Identification Atlas of the Vespidae (Hymenoptera, Aculeata) of the northeastern Nearctic region
Matthias Buck, Stephen A. Marshall, and David K.B. Cheung
Department of Environmental Biology, University of Guelph, Guelph, Ontario, Canada N1G 2W1
Taxonomic note. We are not convinced that the ivory colour form, which was described as ssp. ignotatus (Bohart, 1952) (see below) merits formal recognition.
Species recognition. Similar to P. pedestris with which it often occurs together in Carolinian parts of Ontario (differences discussed under that species). The pale colour form is also very similar to the rare Stenodynerus lucidus. The male of that species differs from P. pensylvanicus by the small flagellomere XI (i.e., not extending to base of F X), the dark flagellum (yellowish ventrally in P. pensylvanicus), and the absence of an anteroventral depression near base of mid femur. Both sexes of S. lucidus lack apical fasciae on segments 3 and onward.
Variation. Fore wing length 5.0–6.5 mm (♂♂), 5.0–7.0 mm (♀♀). Thickening of apical margin of tergum 2 variable, its thickness 0.3–1.0x mid ocellar diameter (male) or 0.2–0.5x mid ocellar diameter (female). Pale markings of body bright yellow to ivory. The pale yellow form is the predominant form in central and northern Ontario. Ivory specimens are very rare in the east and have only been found in the northernmost part of the range. The ivory form is more common in the west and was described as ssp. ignotatus (see below). Female clypeus usually black, in bright yellow specimens often with a pair of yellow dorsal spots; male clypeus in aberrant specimens sometimes with an irregular black discal mark. Interantennal spot restricted to area above interantennal prominence in female, sometimes extending almost to clypeus in male. Transverse pronotal band usually narrow, sometimes interrupted or subinterrupted laterally, in pale females often abbreviated laterally. Parategula marked with yellow, or occasionally with obscure brownish; parategula in small, dark specimens sometimes completely black. Female terga 1–(4)5 and male terga 1–5 or 6 with apical fasciae, fascia of tergum 3 usually absent, interrupted or reduced to lateral spots, very rarely complete. Discal spots of tergum 2 sometimes present in female (these specimens are difficult to separate from P. pedestris); also present in one exceptional male. Sternum 2 with apical fascia, in female often, in male rarely interrupted, sides of sternum 3 rarely with apical spots.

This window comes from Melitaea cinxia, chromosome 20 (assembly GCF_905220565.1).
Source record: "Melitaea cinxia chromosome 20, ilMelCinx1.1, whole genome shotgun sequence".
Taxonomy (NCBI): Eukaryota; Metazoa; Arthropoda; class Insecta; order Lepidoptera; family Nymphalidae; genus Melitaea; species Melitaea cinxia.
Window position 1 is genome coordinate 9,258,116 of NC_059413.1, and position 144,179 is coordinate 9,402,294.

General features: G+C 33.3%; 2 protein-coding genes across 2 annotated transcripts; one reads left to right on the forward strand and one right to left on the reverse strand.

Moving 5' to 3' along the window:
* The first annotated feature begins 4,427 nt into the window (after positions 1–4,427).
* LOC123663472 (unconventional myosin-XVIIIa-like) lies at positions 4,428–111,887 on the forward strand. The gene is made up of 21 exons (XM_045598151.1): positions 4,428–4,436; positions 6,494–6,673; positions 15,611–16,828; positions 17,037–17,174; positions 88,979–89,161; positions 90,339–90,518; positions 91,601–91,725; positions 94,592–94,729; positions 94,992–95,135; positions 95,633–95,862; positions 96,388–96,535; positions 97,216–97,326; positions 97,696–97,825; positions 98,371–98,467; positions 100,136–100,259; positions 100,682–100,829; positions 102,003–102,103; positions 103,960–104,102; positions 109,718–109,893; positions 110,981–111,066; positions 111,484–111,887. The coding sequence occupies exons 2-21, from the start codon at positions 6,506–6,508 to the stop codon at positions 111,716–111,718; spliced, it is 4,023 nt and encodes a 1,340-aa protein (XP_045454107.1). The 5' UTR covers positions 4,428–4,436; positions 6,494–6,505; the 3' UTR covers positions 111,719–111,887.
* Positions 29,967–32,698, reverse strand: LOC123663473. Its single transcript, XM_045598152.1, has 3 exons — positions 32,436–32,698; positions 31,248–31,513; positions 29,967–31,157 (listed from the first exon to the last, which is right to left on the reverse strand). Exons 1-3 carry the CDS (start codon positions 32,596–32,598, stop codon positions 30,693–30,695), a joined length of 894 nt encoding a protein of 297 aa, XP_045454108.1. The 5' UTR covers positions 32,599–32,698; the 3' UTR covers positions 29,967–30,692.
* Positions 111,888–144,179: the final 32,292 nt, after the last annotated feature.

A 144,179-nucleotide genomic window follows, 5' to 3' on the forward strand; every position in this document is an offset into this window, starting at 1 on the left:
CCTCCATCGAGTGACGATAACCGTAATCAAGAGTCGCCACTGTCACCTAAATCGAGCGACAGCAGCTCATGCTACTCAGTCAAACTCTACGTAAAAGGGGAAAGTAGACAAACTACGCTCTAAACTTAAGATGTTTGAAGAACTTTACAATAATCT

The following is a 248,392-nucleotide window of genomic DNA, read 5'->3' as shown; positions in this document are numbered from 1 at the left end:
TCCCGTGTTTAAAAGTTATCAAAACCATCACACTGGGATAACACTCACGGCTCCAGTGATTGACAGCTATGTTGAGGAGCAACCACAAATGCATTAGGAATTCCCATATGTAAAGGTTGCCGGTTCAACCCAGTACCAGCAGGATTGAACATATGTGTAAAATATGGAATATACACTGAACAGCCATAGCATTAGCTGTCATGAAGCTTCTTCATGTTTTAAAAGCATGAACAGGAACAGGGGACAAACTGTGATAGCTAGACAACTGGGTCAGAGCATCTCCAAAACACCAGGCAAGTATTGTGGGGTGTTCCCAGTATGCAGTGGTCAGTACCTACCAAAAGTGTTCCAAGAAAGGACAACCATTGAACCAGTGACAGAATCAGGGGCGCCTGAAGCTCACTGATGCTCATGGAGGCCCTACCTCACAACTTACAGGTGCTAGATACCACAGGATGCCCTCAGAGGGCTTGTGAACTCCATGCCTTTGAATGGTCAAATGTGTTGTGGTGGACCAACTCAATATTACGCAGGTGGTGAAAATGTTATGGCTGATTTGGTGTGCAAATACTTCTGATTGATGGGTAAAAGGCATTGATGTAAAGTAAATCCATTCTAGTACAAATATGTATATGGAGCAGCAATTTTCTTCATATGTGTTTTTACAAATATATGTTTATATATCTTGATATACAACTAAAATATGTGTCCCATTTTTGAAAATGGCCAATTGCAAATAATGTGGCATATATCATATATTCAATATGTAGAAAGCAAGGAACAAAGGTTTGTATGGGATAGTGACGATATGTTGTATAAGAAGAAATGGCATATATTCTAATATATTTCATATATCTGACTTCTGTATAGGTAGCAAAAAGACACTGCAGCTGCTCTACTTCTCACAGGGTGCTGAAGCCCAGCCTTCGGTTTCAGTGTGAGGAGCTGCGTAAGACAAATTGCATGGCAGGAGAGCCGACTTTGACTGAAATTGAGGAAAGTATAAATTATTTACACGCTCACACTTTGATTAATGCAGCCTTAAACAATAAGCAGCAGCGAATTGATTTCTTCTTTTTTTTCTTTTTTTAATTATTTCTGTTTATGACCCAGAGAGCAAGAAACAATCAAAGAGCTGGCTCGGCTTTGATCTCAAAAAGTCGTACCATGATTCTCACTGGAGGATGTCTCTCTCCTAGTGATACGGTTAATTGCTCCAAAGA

Distribution. Transcontinental in Canada and the northern U.S., south to NC, MO, TX, NM, CO and OR (Krombein 1979). The ivory-marked ssp. ignotatus has been recorded from NB and the northern and western U.S. (MI, MN, ID, WA to CA), and is recorded here for the first time from Ontario.
Biology. Nests in borings in twigs. Prey are caterpillars of Tortricidae (Krombein 1979).